Japan also has some recent experience with foreign academic institutions coming into the country. In the 1980s, during the boom, many American universities set up branch campuses in Japan. A number of lessons can be drawn from this mini-invasion, which was welcomed by many in Japan.

It is true that the Ministry of Education applied very strict standards for recognition of these branch campuses, and none met the requirements. It is not clear that the ministry was mistaken in its policies. Clearly, almost all of the institutions seeking to enter the Japanese market were “low end” American institutions interested mainly in boosting enrollments and earning a profit. Once it became clear that little money was to be made, almost all of the U.S. institutions disappeared.

It is worth examining who is pushing to open trade in educational products. In the U.S., the coalition stressing open markets is composed of some of the new “for profit” academic institutions (such as Sylvan Learning Systems), giant testing companies (such as ETS and Kaplan), the U.S. Department of Commerce and the U.S. Trade Representative.

The academic community is, by and large, highly critical of such ventures. The American Council on Education, which represents the nation’s university and college presidents, and the Council on Higher Education Accreditation have issued a statement opposing GATS.

In Britain, it is the Department of Trade and Industry in the government and not the universities that are providing leadership on GATS. It is clear that the push for opening up trade in education comes from industries, which see a benefit in greater access to educational markets internationally, and not from the higher education community itself.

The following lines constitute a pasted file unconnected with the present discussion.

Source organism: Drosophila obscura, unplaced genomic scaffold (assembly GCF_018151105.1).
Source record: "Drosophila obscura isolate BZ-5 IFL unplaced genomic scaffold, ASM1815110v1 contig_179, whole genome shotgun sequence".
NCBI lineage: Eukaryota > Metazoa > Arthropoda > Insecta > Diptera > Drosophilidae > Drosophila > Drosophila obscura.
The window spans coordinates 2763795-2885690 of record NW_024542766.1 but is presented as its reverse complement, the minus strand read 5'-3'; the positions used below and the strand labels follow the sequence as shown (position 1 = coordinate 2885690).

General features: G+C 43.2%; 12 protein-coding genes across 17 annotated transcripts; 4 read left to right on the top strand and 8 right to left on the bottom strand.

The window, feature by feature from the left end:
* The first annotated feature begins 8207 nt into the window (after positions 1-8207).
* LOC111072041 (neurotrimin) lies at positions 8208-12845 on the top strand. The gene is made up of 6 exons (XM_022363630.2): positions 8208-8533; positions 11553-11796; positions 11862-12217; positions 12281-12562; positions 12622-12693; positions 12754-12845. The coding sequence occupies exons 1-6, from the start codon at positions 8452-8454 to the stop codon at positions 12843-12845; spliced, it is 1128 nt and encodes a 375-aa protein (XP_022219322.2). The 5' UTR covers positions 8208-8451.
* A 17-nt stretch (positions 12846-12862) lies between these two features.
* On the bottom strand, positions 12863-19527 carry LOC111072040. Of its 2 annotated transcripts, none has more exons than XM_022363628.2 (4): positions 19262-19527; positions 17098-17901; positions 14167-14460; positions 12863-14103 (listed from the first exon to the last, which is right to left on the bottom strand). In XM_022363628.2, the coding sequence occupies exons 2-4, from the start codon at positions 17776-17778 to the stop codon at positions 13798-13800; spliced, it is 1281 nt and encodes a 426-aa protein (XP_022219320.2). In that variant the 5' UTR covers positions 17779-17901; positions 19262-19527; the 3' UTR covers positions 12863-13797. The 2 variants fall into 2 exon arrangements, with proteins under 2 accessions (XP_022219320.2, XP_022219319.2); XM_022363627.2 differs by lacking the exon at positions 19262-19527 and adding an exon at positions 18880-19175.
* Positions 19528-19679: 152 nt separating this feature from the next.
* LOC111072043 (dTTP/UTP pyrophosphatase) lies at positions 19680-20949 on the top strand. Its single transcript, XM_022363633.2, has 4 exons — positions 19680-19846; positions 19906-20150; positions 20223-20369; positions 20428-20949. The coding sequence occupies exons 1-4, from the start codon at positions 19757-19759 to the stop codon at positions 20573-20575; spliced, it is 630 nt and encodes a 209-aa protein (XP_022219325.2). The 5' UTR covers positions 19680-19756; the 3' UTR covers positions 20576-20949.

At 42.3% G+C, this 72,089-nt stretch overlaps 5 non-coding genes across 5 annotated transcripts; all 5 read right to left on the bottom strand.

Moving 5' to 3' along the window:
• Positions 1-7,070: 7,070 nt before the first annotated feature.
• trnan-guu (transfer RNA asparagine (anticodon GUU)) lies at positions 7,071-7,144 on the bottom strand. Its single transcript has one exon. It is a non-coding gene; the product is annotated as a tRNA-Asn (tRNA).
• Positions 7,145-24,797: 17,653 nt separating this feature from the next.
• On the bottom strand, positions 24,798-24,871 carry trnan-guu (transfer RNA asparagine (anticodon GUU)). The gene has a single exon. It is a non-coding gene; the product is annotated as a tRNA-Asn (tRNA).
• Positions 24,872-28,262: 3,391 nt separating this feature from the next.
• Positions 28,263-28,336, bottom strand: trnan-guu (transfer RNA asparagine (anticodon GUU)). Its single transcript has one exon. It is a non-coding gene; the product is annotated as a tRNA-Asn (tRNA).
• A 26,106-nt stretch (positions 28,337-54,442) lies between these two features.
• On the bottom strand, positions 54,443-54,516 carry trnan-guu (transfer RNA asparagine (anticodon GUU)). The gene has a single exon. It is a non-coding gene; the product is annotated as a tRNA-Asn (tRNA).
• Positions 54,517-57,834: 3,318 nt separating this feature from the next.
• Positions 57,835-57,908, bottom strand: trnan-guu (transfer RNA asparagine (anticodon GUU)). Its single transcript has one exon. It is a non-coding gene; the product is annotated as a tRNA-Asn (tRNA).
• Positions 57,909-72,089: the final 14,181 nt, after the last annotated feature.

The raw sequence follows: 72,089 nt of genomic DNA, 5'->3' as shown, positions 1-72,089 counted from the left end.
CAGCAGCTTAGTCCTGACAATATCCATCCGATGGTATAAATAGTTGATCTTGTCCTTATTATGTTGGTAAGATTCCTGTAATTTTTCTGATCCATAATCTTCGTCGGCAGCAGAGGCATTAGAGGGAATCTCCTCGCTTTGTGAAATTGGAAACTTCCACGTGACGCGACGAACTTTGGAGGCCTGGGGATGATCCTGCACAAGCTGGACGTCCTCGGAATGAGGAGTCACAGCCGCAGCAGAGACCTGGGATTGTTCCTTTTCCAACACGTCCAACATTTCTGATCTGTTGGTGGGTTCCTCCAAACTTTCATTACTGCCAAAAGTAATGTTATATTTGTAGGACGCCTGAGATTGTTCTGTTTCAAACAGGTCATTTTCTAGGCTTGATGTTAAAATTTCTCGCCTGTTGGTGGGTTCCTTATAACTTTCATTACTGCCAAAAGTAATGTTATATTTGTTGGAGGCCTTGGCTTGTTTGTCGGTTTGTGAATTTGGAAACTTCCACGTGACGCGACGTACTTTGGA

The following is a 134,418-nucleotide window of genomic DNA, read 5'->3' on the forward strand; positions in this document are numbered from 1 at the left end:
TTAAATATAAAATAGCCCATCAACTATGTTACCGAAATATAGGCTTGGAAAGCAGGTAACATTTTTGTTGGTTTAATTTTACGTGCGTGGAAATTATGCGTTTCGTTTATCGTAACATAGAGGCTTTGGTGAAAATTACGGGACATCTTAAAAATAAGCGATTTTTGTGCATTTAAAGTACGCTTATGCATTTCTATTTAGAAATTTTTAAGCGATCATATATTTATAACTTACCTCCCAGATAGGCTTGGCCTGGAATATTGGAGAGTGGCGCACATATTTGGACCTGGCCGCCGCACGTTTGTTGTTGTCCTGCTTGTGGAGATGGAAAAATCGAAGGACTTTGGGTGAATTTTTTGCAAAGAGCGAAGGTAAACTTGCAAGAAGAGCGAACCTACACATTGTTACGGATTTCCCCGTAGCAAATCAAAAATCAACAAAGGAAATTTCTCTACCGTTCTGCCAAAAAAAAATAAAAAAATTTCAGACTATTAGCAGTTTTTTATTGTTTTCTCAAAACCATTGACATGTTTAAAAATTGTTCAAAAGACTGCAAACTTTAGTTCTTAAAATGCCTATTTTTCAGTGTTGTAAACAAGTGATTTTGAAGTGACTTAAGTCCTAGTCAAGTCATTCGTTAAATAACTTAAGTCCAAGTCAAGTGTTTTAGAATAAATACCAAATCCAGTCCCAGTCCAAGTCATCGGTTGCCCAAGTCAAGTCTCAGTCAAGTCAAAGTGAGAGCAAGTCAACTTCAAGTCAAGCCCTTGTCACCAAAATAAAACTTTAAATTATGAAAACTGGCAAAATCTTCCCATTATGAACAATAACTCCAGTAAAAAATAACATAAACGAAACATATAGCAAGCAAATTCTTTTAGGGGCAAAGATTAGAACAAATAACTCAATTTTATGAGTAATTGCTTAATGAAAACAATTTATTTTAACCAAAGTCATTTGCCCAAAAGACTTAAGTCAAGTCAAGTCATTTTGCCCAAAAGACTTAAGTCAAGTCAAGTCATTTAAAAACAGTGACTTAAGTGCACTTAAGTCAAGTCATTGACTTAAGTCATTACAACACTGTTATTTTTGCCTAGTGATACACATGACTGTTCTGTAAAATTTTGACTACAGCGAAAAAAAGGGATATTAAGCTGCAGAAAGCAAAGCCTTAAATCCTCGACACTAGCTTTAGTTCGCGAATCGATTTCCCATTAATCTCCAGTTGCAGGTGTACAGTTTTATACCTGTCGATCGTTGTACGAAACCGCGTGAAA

GATS is extraordinarily complex, and each country must decide if it wishes to participate, and, if so, develop a protocol for adherence. WTO membership does not depend on GATS membership. There is the beginning of a consensus among developing countries that GATS will harm the autonomy of their higher education systems. The relevant fact is that GATS and the WTO have the force of law: countries and academic institutions can be subject to legal sanctions if they do not adhere to their commitments.

Internationalization in higher education is occurring worldwide and does not require additional legal structures. The winds of change will inevitably affect Japan — stimulated by “massification,” the declining birthrate in Japan, the role of academic programs in English worldwide, the world market for highly skilled personnel and, of course, the Internet. Japan should be in a position to influence how these forces are assimilated rather than being subject to the legal strictures of a rigid trade treaty.

The Ministry of Education should spend its time and energy on stimulating constructive international engagement rather than joining a treaty that will force the rigors of the market on academe in ways as yet unimagined.